A clear, achievable ideal immensely helps achieve a goal, and explain it clearly to others.
We are trying to create instruments that are:
- Easy to learn
- Easy to play expressively
- Rugged and portable
- Do most or all traditional musical things as well as or better, without "cheating"; having the instrument automate the work
- Yet able to do new musical things
- and ... oh- yes, it's would be kinda nice be affordable: initially under, say, $2000, eventually under $500.
The final deal: it should actively help learn how
music works, and make each successive piece easier to learn.
We believe we can obtain these goals through some simple innovations that are now possible
A. An ergonomic, uniform key-to-note layout, in a two dimensional array
A consistent layout (isomorphic) layout is essential. This hugely reduces the number of key combinations to learn.
Two-dimensional arrays make such instruments more practical and much more compact and light.
B. An efficient key shape
- Hexagonal, with beveled tops (about 1.5 mm off edges. e.g. like the Axis-64 design; for glissandos, feeling the shape of the key, but also pressing two or three keys at once
- Dimpled in the middle: gives tactile feedback on finger placement centering, without it fingers tend to drift
- Properly sized: about the width of an average man's finger (19 mm) as a first approximation
C. Separate keyboard for each hand
Keyboards are now crazy cheap to make (although absolutely not cheap to market or sell), so why not?
Separated keyboards have these advantages:
Each keyboard assignable to a unique instrument, key-to-note assignment can be made symmetrical, so one can transfer skills between hands,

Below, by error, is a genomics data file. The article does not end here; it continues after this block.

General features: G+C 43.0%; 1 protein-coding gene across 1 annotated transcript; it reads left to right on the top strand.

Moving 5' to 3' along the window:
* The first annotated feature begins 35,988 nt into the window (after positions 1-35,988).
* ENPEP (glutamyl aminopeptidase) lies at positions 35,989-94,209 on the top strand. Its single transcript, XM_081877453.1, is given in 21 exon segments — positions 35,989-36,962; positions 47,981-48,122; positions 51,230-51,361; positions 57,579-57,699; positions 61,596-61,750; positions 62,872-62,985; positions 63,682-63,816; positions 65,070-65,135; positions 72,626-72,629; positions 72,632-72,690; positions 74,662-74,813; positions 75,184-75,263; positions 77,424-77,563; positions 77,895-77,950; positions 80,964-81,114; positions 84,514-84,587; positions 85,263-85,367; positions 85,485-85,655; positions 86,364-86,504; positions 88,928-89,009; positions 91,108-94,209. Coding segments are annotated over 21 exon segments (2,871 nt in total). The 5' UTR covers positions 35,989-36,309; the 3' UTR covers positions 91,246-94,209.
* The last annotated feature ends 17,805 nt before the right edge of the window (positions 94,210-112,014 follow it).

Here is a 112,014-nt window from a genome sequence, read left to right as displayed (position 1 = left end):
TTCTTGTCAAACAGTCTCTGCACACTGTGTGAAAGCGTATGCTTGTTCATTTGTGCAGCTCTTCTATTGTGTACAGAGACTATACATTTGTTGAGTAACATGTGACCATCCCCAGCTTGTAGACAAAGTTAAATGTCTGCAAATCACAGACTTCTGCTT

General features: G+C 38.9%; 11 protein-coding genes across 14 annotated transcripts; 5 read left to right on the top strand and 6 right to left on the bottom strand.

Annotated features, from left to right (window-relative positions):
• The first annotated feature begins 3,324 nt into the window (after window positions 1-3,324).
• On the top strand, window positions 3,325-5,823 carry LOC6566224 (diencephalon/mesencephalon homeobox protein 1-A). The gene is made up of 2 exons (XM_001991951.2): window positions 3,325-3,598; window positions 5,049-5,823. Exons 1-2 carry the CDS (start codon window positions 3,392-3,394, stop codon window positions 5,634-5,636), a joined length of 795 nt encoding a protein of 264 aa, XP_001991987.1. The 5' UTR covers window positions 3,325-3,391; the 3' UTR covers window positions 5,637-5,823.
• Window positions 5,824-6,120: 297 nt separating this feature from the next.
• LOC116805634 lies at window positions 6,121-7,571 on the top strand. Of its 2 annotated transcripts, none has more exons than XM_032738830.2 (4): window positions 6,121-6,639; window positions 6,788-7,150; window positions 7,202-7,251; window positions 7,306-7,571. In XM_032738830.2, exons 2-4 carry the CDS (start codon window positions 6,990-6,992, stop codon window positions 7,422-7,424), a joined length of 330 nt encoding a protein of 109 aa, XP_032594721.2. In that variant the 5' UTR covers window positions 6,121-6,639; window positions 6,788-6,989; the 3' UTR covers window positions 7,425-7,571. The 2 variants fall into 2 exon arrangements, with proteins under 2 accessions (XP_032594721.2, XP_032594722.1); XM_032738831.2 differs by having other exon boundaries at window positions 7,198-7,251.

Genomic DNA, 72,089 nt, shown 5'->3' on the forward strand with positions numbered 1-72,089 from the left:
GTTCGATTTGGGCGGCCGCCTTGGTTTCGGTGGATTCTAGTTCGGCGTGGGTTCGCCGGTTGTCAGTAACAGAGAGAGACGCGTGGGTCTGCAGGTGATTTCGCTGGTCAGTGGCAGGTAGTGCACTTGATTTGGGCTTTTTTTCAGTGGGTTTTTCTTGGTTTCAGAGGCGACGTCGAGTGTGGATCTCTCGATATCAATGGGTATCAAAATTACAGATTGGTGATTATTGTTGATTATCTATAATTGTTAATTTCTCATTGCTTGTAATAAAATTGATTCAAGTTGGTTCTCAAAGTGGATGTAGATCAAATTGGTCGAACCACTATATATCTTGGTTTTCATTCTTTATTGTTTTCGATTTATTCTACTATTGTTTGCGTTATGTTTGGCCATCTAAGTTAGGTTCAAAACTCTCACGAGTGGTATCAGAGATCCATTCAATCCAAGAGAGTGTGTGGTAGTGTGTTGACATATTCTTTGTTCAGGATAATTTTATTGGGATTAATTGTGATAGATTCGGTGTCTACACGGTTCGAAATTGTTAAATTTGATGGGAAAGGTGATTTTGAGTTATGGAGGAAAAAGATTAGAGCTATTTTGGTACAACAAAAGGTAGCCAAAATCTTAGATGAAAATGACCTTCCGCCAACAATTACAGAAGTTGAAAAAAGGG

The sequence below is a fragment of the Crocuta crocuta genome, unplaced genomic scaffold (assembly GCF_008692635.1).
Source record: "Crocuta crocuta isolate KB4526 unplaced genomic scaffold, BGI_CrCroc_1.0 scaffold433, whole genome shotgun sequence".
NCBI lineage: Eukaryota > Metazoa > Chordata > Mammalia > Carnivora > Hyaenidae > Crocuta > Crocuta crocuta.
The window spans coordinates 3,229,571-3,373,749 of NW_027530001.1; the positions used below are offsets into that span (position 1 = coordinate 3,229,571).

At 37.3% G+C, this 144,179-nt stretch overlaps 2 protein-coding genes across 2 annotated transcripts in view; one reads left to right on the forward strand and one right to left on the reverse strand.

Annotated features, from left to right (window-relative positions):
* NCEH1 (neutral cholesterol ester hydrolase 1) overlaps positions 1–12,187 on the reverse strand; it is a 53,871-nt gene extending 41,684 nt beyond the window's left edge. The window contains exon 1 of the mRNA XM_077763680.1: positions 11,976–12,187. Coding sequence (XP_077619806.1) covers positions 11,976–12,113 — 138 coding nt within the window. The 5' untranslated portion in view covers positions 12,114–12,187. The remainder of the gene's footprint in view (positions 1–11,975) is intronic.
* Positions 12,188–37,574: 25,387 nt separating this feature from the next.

Each keyboard assignable to overlap the other to a variable degree, making "special" effects like contrapuntal motion simpler, even trivial
One's hands won't run into each other
- Two keyboards make a smaller package than a single, long one
They can be put on a table, on a stand in front of the player, on the chest, or held like a guitar
Far more ergonomic, as they can be angled and positioned to suit
Ends the tyranny of the right-handed keyboard on the left-handed
D: Idealized key properties
- Touchweight (Downweight) and bounce see here for details on this subtle topic.
- Velocity sensitivity - a must have - without it, it can't compete with the piano's expressiveness
E. Compact keyboard dimensions
We want a instrument that can be carried anywhere, and that can be just picked up to start playing.
The net dimensions turn out well: each keypad is under 20 cm by 20 cm (10 inches square), making for a compact, portable keyboard.
F. Ergonomic foot pedals
Two pedals - normally for sustain, one for each keyboard
They should have a Velcro bad so they can be joined together, or separated, one for each foot.
G. Ergonomic special controls
It is seems silly ergonomics to place pitch and special effects mod wheels way, way off to the left side.
Special effect controls should be placed for quick, easy access, using a joystick-like 2 dimensions of control. keyboard-mounted near the thumb or mounted on the hand and attached to the thumb.
Similarly, frequently needed special controls (e.g. octave-shifting and key-modulation), should be placed near the fingers or thumb.
H. Myriad supporting accessory Accessories needed
to make an instrument work:
- fingerings and techniques for playing